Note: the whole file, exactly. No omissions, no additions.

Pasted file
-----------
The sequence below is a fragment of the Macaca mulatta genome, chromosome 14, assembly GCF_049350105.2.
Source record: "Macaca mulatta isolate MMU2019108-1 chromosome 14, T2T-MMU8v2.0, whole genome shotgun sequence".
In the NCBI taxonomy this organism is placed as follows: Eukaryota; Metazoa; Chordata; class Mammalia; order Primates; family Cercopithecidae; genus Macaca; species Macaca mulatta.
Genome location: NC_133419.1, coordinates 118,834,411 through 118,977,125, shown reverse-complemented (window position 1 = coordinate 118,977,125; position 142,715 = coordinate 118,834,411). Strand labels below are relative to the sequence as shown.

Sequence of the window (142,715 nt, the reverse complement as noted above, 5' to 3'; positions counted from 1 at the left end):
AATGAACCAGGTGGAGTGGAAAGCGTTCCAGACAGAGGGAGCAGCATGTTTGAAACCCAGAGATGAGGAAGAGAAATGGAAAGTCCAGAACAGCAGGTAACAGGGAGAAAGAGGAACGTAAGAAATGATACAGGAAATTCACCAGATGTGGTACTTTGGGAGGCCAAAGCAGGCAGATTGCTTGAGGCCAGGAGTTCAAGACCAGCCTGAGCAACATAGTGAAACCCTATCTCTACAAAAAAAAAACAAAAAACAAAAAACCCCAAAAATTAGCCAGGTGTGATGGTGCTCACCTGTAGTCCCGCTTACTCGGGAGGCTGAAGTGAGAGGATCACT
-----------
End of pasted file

The sequence below is a fragment of the Macaca mulatta genome, chromosome 14, assembly GCF_049350105.2.
Source record: "Macaca mulatta isolate MMU2019108-1 chromosome 14, T2T-MMU8v2.0, whole genome shotgun sequence".
In the NCBI taxonomy this organism is placed as follows: Eukaryota; Metazoa; Chordata; class Mammalia; order Primates; family Cercopithecidae; genus Macaca; species Macaca mulatta.
Genome location: NC_133419.1, coordinates 118,834,411 through 118,977,125, shown reverse-complemented (window position 1 = coordinate 118,977,125; position 142,715 = coordinate 118,834,411). Strand labels below are relative to the sequence as shown.

Sequence of the window (142,715 nt, the reverse complement as noted above, 5' to 3'; positions counted from 1 at the left end):
AATGAACCAGGTGGAGTGGAAAGCGTTCCAGACAGAGGGAGCAGCATGTTTGAAACCCAGAGATGAGGAAGAGAAATGGAAAGTCCAGAACAGCAGGTAACAGGGAGAAAGAGGAACGTAAGAAATGATACAGGAAATTCACCAGATGTGGTACTTTGGGAGGCCAAAGCAGGCAGATTGCTTGAGGCCAGGAGTTCAAGACCAGCCTGAGCAACATAGTGAAACCCTATCTCTACAAAAAAAAAACAAAAAACAAAAAACCCCAAAAATTAGCCAGGTGTGATGGTGCTCACCTGTAGTCCCGCTTACTCGGGAGGCTGAAGTGAGAGGATCACT